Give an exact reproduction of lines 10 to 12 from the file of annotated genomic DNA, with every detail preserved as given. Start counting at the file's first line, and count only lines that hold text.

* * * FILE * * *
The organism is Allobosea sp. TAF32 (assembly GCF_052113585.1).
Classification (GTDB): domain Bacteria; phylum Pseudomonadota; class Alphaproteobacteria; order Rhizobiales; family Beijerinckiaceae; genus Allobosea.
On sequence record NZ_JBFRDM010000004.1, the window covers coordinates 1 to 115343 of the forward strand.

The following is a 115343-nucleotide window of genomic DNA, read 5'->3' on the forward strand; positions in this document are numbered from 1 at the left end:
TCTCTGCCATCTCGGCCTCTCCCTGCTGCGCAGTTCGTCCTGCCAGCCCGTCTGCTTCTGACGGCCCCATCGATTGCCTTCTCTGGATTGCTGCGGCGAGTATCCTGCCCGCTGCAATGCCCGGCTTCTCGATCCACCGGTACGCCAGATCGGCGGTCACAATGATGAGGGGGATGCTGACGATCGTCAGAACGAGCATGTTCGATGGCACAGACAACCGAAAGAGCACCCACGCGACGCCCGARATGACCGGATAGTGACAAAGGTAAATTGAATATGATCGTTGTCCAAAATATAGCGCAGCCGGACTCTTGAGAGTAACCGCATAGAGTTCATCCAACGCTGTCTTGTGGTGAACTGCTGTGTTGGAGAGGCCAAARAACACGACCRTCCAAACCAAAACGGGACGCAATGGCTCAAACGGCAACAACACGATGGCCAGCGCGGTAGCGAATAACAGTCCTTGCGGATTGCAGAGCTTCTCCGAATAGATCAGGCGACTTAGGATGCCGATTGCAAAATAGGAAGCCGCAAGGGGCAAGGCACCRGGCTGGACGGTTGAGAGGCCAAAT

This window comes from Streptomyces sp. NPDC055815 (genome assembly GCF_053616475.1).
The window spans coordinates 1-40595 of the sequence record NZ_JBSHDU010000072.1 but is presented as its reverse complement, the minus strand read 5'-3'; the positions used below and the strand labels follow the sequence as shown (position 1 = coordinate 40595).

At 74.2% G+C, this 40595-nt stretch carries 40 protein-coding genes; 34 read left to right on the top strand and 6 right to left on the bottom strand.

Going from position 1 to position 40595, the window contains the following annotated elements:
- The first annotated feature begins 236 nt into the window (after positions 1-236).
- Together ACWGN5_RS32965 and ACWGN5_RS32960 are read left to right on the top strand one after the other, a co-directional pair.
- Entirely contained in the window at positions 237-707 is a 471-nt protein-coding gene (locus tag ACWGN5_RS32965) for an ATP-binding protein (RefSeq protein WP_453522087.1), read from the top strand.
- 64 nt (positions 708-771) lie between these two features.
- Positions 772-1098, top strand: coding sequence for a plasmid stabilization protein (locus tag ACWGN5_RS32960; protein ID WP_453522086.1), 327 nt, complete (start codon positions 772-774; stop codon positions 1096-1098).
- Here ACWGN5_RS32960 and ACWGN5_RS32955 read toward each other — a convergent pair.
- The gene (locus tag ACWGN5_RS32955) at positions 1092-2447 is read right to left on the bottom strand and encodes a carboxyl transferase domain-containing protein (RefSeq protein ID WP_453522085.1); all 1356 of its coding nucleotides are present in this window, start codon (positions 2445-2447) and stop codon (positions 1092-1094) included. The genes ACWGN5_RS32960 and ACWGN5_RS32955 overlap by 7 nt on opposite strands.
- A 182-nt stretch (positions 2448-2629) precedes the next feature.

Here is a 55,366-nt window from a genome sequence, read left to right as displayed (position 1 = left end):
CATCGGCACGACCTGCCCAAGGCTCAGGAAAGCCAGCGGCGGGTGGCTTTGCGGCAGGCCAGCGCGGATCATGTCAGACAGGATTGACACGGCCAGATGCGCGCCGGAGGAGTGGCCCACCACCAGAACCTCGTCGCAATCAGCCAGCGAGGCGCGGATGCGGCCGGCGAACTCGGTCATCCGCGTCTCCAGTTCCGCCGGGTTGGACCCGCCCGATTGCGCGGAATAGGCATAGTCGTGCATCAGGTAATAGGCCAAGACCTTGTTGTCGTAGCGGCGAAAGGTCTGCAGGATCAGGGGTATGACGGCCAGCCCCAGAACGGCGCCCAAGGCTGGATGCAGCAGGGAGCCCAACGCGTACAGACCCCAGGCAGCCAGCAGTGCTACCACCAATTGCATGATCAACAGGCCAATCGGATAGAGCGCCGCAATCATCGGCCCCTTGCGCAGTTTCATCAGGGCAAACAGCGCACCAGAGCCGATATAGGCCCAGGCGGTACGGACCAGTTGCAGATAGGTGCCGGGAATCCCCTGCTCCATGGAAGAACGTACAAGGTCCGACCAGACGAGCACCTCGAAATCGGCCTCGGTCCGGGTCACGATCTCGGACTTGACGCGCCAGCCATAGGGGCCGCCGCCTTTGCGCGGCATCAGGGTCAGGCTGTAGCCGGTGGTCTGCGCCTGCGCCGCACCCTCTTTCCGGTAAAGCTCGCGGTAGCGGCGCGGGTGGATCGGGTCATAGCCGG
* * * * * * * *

- The first annotated feature begins 236 nt into the window (after positions 1-236).
- Together ACWGN5_RS32965 and ACWGN5_RS32960 are read left to right on the top strand one after the other, a co-directional pair.
- Entirely contained in the window at positions 237-707 is a 471-nt protein-coding gene (locus tag ACWGN5_RS32965) for an ATP-binding protein (RefSeq protein WP_453522087.1), read from the top strand.